It would punish Facebook and send a strong signal to other social networks. But Zuckerberg continues to have his baby and can compete on fair terms with rising social networks.
The US Government retains its mass surveillance tool, probably their main concern.
Voters get to keep using Facebook and feel like something has been done. Their representatives look like they’ve responded and everything goes back to normal.
Users can vote with their feet if they still feel so inclined, and use Instagram and WhatsApp instead.
New startups could compete in the space knowing that they weren’t facing one behemoth.
The rise of Instagram and WhatsApp IS creative destruction! Creative destruction occurs with or without breaking up Facebook...
I'll be honest I have no idea what you're trying to say.
They don’t control anybody’s time. I don’t use Facebook. Nobody is forced to use Facebook.
Legally, perhaps less so, but it is at least possible at this point that they violated FTC agreements they had in place.
I just don't understand the outrage.
Should Instagram/WhatsApp together be their own public company? I don't think that's the worst scenario, though it might accelerate the death of Snapchat if you have a completely focussed investment in Instagram.
To the public? They could spin off WhatsApp and Instagram (shall we call them Baby Faces?) as public companies and sell them to whoever buys the shares.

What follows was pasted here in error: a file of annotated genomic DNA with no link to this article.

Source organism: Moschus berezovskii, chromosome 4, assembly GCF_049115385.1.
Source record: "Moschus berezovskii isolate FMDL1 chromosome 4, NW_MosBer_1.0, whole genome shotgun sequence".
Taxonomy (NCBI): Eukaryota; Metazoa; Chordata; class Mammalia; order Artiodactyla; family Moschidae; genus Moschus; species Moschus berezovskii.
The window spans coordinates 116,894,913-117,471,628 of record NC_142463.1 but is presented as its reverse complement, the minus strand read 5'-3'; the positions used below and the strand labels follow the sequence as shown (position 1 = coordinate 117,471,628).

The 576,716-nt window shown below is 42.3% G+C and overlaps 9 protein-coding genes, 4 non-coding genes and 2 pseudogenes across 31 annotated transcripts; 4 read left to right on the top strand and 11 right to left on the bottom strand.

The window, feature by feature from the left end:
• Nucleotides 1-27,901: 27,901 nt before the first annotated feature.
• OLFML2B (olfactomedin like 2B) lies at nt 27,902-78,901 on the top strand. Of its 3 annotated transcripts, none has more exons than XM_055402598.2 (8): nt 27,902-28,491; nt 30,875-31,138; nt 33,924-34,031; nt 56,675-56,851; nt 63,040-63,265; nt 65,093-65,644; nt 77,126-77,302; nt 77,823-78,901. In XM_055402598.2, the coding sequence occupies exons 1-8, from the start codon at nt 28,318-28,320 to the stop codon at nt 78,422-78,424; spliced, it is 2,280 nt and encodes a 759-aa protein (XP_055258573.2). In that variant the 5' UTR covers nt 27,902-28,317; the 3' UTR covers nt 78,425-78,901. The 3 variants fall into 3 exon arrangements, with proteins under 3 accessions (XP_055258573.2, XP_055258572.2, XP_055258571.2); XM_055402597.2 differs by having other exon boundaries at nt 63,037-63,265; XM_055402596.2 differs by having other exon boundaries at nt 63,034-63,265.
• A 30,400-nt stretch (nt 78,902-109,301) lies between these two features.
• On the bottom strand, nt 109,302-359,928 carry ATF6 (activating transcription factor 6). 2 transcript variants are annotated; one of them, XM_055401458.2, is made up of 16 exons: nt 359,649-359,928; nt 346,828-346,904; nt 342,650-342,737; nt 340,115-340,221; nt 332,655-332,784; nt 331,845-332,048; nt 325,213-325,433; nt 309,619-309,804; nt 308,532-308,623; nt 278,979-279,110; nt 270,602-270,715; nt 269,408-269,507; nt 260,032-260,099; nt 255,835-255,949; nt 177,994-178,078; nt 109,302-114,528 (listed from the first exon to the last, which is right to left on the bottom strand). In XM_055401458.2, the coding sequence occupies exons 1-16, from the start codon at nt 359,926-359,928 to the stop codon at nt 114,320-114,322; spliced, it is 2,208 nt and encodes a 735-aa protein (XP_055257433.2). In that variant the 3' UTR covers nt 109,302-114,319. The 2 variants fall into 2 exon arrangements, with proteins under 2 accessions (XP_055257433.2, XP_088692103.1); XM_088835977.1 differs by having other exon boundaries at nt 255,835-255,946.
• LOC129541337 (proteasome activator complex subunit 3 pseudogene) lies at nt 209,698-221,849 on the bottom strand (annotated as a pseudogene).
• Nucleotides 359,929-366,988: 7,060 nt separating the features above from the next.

SCHATZ: In the time I have left, I want to — I want to propose something to you and take it for the record. I read an interesting article this week by Professor Jack Balkin at Yale that proposes a concept of an information fiduciary.
People think of fiduciaries as responsible primarily in the economic sense, but this is really about a trust relationship like doctors and lawyers, tech companies should hold in trust our personal data.
Are you open to the idea of an information fiduciary and shrine and statute?
ZUCKERBERG: Senator, I think it's certainly an interesting idea, and Jack is very thoughtful in this space, so I do think it deserves consideration.
So I went and dug up the paper they're talking about.  It's really interesting and I think probably does a better job than most of the other proposed regulations. Typical regulation is to set forth processes that companies must follow. If instead we just tell companies that 'you're responsible for not misusing this' we don't get all the bloat that can shut out small businesses, it avoids first amendment issues and instead of being antagonistic or alternative to anti trust action, it complements it.
One thing that I noticed to be a sharp difference from yesterday is Mark Zuckerburg's stance on GDPR-like protections for people everywhere. I might be wrong about this account, but yesterday he said that GDPR protections will only be available in Europe. Today, he said the GDPR-like protections will be available for users everywhere. He said yesterday and today that Facebook was already implementing portions of the GDPR for years. I don't have a clip for the above yet, and I might have misheard.
12:42 PM: A Congressman (Mr. Lujan, New Mexico) just used the word "shadow profiles", and is asking about how much information Facebook has on non-users.